CLOE - a time and money saver for users and service providers?

Profile picture for user mbanks By Martin Banks March 19, 2018
Summary:
A rather mundane application on first glance, but CLOE could save users and CSPs a lot of time and money.

guy-with-computer
One of those rather mundane, but very tangible, trends that usually emerges from the first over-hyped appearance of any new technology has shown its hand again in the introduction of CLOE. This is a Cloud Learning Optimisation Engine from Densify, which may also be known to some by its earlier name of Cirba.

The trend that CLOE demonstrates is that, while a new technology may be hyped-up as the answer to everything, it often finds its best roles in tightly-focused tasks, basically doing one job.

CLOE is designed to solve an increasing problem for many businesses as they move more workloads to the cloud. Many of them are finding it close to impossible to accurately manage the costs of the cloud services. Not least this is because accurately gauging the ongoing costs of using cloud services can be far more complex, and usually costly, than the headline service charges suggest. In practice, every service is a mass of different options, both in terms of services provided, and prices associated with them.

And as Andrew Hillier, a co-founder and CTO of Densify observes, most users end up with fairly crude 'rules of thumb' about the applications and services they run, as they always have:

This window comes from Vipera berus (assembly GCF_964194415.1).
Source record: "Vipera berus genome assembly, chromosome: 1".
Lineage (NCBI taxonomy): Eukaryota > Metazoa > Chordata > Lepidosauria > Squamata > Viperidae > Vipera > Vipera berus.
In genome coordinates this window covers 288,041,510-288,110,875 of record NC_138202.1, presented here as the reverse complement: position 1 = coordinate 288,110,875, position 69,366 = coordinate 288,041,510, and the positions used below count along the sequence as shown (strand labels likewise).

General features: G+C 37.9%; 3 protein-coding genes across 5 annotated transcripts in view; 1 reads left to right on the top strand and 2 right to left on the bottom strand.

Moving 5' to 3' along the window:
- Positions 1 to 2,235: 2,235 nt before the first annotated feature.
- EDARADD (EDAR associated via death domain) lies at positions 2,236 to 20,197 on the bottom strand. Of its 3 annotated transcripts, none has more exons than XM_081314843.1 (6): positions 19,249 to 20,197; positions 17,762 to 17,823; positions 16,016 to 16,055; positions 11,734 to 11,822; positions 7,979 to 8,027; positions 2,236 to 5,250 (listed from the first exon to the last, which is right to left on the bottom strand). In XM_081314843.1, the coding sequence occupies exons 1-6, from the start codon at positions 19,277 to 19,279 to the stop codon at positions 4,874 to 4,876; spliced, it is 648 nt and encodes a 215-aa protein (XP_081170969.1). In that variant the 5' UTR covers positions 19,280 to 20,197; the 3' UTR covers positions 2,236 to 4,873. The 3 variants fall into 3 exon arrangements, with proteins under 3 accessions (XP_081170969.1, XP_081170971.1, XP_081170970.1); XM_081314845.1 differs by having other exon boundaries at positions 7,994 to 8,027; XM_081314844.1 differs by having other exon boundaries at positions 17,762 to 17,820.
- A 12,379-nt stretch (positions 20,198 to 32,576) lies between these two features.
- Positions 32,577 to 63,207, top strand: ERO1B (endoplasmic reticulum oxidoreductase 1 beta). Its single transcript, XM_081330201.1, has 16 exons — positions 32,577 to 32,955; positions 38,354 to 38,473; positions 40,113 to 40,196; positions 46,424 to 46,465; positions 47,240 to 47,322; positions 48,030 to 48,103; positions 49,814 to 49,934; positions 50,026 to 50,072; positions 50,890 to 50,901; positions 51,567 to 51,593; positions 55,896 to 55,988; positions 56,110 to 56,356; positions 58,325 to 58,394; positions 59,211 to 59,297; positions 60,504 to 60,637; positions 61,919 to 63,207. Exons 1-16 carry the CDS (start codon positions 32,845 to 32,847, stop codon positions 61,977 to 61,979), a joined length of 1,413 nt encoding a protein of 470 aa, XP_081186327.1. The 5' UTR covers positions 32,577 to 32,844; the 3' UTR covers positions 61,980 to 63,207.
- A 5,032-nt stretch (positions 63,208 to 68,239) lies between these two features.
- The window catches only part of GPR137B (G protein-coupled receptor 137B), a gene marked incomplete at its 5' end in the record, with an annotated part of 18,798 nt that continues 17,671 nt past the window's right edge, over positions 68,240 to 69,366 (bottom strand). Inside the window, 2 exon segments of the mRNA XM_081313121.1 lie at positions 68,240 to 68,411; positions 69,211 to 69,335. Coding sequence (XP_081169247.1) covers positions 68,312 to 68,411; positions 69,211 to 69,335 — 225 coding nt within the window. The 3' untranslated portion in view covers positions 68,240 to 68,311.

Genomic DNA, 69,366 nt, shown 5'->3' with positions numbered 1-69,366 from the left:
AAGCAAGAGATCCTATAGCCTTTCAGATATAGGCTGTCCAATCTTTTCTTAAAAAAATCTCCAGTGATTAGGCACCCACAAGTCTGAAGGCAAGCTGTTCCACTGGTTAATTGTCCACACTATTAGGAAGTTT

They used to measure resources needed in MIPS , then servers. With cloud services, it is now racks in the service providers facility. And now they often use a bill reader or a pre-order resources system. But these can now be counter-productive.

The upshot of this is inevitable - most users end up making poor decisions on what services to use, both within a single service provider and between different service providers. Those poor decisions are generally also expensive. In essence, most users have already reached the point where they are selecting the wrong services for workloads, using the wrong resources and paying over the odds for the privilege.

According to Hillier, the situation has already surpassed the point where any human – or huge group of humans – can really make any sense of the problem. As he points out, Cloud Service Providers, such as Amazon, can now offer users a choice of some 1.7 million different service options, each with different resource allocations, service levels, performance capabilities and, of course, prices.

How long?!?

This is worth thinking about: suppose a person took 5 minutes to consider the match between one workload and each of those service options? Suppose as well that they work on this 24 hours a day, 7 days a week and 52 weeks a year.

If the perfect match was the last one examined, it would have taken over 16 years to arrive at the decision. Hillier also notes that most users now have a choice of around 90 different major service providers for which to choose. Suddenly, a company could be looking at near 1,500 years to get to an answer.

This is, of course, exactly the type of job that Big Data analytics is tailor-made to handle – and with CLOE it sets out to do just that over a limited set of questions: which service is best-suited to a workload, what is the best price for the workload, and which service provider is best for that job?